Irish Southerners Join the Cause

The Irish in the South flocked to the cause once secession started. In Jackson, Mississippi, Harry McCarthy, a traveling Irish comedian, and excited about Mississippi’s secession, penned three verses of a song soon to be famous as “The Bonnie Blue Flag.” Like most Southerners of the time, Mr. McCarthy believed he was witnessing the birth of a new nation. In New Orleans, the Irish chose St. Patrick’s Day to celebrate their heritage and their devotion to the Southern cause. Prominent at “Southern rights meetings,” the New Orleans Irish impressed at least one former Know-Nothing journalist as “true men of the South.”

In Charleston, the well-known Bishop Lynch changed the name of his newspaper from United States Catholic Miscellany to the Charleston Catholic Miscellany to reflect his new loyalty.

In December, 1860, U.S. troops moved during the night to occupy Ft. Sumter. The South Carolina government tried to negotiate the surrender of the fort. Irish militia at nearby Ft. Moultrie were spoiling for a fight. The Charleston newspaper noted the efficiency and energy of the Irish militia company.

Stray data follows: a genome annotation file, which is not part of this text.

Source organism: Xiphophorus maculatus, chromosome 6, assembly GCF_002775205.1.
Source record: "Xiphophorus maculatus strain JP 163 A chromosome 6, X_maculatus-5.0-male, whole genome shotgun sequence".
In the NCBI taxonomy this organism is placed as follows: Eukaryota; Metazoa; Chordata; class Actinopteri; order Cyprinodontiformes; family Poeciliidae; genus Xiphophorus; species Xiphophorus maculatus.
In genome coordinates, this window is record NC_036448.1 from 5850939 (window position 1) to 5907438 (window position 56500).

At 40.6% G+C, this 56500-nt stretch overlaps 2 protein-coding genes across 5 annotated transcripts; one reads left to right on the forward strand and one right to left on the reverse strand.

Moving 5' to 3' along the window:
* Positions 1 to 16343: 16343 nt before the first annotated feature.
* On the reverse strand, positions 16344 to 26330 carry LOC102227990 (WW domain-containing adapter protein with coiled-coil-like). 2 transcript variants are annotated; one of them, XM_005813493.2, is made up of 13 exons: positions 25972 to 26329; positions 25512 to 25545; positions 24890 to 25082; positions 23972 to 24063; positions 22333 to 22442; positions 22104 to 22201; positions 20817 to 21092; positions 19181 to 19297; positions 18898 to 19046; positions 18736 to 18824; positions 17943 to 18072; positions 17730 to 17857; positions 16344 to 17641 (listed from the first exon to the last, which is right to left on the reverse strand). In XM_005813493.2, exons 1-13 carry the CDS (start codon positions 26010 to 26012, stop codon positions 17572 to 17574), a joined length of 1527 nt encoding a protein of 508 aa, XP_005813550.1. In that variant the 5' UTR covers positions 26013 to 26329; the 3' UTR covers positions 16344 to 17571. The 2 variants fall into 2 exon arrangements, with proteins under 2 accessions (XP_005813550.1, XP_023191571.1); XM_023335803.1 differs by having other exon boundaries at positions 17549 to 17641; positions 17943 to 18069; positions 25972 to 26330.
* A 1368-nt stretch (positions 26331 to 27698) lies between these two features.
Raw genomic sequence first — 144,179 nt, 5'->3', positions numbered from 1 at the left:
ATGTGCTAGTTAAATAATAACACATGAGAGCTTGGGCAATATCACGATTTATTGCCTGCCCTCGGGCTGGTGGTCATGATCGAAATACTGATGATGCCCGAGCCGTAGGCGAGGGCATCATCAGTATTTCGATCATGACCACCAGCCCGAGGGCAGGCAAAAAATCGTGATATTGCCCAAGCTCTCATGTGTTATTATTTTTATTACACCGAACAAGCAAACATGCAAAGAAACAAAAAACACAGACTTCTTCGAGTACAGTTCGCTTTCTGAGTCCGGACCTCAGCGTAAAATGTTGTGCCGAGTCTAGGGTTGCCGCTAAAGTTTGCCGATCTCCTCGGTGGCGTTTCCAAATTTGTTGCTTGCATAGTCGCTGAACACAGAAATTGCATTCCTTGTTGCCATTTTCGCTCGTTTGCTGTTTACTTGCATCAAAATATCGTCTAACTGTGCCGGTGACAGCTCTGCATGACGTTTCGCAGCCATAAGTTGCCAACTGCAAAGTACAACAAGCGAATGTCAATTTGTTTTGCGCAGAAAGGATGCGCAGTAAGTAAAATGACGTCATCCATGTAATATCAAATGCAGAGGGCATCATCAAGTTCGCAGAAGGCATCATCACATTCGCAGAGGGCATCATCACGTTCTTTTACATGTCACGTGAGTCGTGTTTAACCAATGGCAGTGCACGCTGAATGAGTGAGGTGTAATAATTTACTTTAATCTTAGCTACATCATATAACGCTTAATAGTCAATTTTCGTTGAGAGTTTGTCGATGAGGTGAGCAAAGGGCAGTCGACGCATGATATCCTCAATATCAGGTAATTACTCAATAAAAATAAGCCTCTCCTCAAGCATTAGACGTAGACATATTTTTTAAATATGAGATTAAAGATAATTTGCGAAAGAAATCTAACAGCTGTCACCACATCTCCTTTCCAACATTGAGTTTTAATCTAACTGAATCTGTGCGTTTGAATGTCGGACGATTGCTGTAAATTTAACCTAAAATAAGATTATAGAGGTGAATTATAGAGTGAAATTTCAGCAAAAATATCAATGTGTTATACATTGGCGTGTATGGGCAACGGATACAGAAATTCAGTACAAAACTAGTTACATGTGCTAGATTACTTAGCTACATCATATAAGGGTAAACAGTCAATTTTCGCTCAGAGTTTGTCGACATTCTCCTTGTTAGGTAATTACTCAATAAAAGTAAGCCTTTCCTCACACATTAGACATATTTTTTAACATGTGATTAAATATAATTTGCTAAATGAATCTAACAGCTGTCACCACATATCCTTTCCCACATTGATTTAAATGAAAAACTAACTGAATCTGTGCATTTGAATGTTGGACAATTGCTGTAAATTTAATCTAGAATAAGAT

In Mobile, the Irish formed a company known as the Emerald Guards. The Mississippi river towns had many Irish immigrants working the docks and digging canals. In Vicksburg, the Irish formed a company known as the “Sarsfield Southrons,” named after the Irish cavalry commander. The Sarsfield Southrons saw similarities between their cause as southerners and as Irishmen. On one side of the company flag was the newly adopted “Stars and Bars” of the Confederacy. On the other side was a wreath of shamrock with the traditional Irish battle cry “Faugh a Ballagh” (clear the way).

The New Orleans Irish joined in droves. They formed the Sixth Louisiana Brigade, which was largely Irish. The Sixth Louisiana became known as the Irish Brigade. Other Irish companies formed in Richmond; Alexandria, Virginia; Nashville; Georgia; East Texas; and all over the Deep South. It is said by David Gleeson that the Southern Irish joined the military in greater percentages than their counterparts in the North. The Irish, Northern and Southern, were about to demonstrate their patriotism in undeniable ways.

David T. Gleeson, The Irish in the South, 1815-1877 (Chapel Hill, N.C.: Univ. of North Carolina Press 1995), p. 141-143.

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